Is Reverend Wright Wrong?

The controversial former pastor to Democratic Presidential candidate Barack Obama is on the loose again. Just when some of us believed it safe to engage in a sensible and reasoned discussion about race in America, Reverend Jeremiah Wright is blazing away with his own brand of fire and brimstone from his pulpit of African American church theology.

The controversy exploded after the September 11th attacks. Wright preached a sermon chastising America for dropping atomic bombs on Japan and supporting, what he characterized as, state terrorism against the Palestinians and black South Africans.

Just recently, Rev. Wright told the national press club in Washington, D.C. that he hopes, “The most recent attack on the black church – it is not an attack on Jeremiah Wright – it’s an attack on the black church.”

At a news conference in Wilmington, North Carolina, The Washington Post quotes Barack Obama who said: “I just want to emphasize that this is my former pastor, any of the statements that he’s made both to trigger this controversy and that he’s made over the last several days are not statements that I’ve heard him make previously. They don’t represent my views. And they don’t represent what this campaign’s about.”

Some people say that Rev. Jeremiah Wright is a racial demagogue and others say Obama’s repudiation of Wright is too little too late. What do you think?


Who Can Afford To Live Here?

I started thinking about this a few days ago after I received an e-mail from a resident in Tall Timbers. The e-mail reminded me of just how difficult it has become to live in the New Orleans area with the increase in home insurance and property taxes.

I should point out that while property taxes are understandable the exorbitant cost of home insurance is outrageous.

There was a great deal of fanfare not too long ago when several private insurance companies started writing home insurance policies locally.

The bloom soon fell off the rose after it we learned that those companies were only cherry picking a few homeowners out of the many thousands of homeowners who are at the mercy of the state run home insurance program, which has doubled and in some cases tripled the cost of some monthly mortgage payments.

Unless this problem changes there will only be two kinds of people left in New Orleans: The extremely wealthy and the extremely poor.

Just & Unjust: Forcing People into a Life of Crime.

 I know you have heard the expression ‘damned if you do and damned it you don’t.’  Never has that meaning been clearer to me than now.  I am referring to the people who serve their time in jail, paying their debt to society, only to find that society will never accept them.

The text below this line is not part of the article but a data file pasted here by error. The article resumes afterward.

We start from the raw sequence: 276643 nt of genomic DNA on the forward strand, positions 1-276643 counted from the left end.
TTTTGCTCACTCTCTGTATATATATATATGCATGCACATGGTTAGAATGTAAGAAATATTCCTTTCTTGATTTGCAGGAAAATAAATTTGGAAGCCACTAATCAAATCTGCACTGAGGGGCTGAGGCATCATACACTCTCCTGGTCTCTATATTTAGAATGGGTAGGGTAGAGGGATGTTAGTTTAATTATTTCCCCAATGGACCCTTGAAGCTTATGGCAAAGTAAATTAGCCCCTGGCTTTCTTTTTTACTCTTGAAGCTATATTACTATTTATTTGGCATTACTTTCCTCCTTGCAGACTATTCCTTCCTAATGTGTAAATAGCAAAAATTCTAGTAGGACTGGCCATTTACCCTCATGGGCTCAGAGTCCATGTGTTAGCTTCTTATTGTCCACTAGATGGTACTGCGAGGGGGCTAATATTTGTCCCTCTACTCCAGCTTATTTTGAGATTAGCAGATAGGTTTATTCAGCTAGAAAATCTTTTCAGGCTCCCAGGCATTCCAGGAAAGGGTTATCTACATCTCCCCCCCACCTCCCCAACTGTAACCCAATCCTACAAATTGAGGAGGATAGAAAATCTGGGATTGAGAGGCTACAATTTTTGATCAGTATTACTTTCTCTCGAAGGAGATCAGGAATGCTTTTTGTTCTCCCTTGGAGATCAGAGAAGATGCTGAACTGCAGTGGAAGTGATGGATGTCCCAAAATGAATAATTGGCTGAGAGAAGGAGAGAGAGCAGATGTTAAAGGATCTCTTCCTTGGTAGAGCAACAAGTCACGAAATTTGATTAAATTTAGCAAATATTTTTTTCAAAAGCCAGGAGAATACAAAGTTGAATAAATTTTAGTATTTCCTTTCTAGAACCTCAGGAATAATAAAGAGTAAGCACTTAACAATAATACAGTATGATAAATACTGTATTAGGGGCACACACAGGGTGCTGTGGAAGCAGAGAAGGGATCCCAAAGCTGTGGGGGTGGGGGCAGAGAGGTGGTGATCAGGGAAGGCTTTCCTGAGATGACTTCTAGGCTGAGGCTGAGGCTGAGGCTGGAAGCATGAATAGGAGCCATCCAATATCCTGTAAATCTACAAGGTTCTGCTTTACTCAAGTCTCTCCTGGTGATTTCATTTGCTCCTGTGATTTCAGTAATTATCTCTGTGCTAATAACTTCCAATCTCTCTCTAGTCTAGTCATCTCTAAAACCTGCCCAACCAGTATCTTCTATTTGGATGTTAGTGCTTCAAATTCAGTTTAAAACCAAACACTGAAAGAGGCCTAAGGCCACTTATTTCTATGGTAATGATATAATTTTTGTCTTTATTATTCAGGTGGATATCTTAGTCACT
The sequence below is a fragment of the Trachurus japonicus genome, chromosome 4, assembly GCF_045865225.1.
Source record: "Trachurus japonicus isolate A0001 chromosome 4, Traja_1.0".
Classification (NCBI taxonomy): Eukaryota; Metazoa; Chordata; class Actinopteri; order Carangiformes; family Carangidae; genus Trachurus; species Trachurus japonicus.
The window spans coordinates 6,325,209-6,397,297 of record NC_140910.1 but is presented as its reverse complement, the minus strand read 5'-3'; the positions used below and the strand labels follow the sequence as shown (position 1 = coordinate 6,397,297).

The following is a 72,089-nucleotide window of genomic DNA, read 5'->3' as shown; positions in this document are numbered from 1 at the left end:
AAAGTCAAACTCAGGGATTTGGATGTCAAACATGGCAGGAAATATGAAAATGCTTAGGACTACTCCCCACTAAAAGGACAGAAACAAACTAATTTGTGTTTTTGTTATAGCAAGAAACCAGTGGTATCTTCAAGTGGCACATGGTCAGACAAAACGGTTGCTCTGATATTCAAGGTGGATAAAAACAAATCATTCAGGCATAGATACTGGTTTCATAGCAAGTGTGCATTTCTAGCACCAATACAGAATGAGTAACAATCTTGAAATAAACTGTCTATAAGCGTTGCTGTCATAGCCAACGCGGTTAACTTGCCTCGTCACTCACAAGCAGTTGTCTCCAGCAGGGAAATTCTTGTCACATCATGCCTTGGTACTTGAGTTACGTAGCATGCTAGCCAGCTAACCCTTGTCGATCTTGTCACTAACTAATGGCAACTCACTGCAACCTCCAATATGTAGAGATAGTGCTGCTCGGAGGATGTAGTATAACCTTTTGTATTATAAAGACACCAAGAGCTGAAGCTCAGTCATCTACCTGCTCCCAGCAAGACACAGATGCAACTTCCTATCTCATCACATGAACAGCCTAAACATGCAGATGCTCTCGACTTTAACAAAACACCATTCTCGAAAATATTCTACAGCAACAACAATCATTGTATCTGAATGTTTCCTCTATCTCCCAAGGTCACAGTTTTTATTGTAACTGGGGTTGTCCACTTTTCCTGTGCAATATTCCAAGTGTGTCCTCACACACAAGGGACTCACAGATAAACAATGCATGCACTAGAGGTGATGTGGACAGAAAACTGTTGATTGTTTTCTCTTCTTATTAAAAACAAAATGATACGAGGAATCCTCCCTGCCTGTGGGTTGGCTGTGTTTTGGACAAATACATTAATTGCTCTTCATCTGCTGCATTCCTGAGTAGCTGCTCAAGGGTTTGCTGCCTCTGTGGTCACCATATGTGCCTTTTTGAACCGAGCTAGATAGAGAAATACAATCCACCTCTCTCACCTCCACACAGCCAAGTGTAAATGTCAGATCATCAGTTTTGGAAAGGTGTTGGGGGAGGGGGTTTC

That to me is absolutely cruel and unusual punishment.  Take the case of a young man who has put himself through school, graduated and landed a decent paying job. That young man has worked for a couple of years, earning a reputation as a hard worker and a dependable employee.  Now, the big kick:  Recently, the company decides to do a background check.  The background check reveals that the youngster once spent time in prison.  He becomes a casualty because company policy states no one can be employed who has a criminal record. 

 The youngster has already paid his debt to society.  He has rehabilitated himself.  Now society kicks him in the face and sends him back to the streets. 

 Society is wrong.  Instead of rejection, we should be embracing and applauding people for becoming productive citizens.  Is there any doubt that society is telling people with criminal records that crime is their only out?   What do you think?


Check Out My Interview With The Mayor

Saturday morning on NewsChannel 6, during the 6:30am and 9:30am half hours, I will have an extensive interview with Mayor Ray Nagin.  The mayor brings us up to date on rebuilding fire and police stations.  He responds to the New York Times article that is critical of the recovery progress. I also ask him about the recent controversy about forming a business with his wife and sons that led to a contract with a Home Depot outlet.

Picking on Working People

     I almost wanted to pull my hair out after reading the latest account of the attempt by Governor Bobby Jindal to land a huge salary for his economic development secretary and the department director.  How can one of the poorest states in the country justify paying a combined salary of well over a half million dollars to two individuals at a time when some members of the legislature are whining about paying a few measly dollars to a handful of toll takers and ferry workers at the Crescent City Connection. 

  State Representative Patrick Connick questioned whether it was fiscally prudent or even necessary to pay ferry deckhands and bridge toll collectors $26,000 a year.  These are hard working citizens.  Many of them are struggling to take care of families.  It seems rather callous to write them off as non-essential.  

  Just think of it $320,000 a year for the economic development secretary, a job which pays $180,000 in the state of Tennessee.  Which state is doing better economically?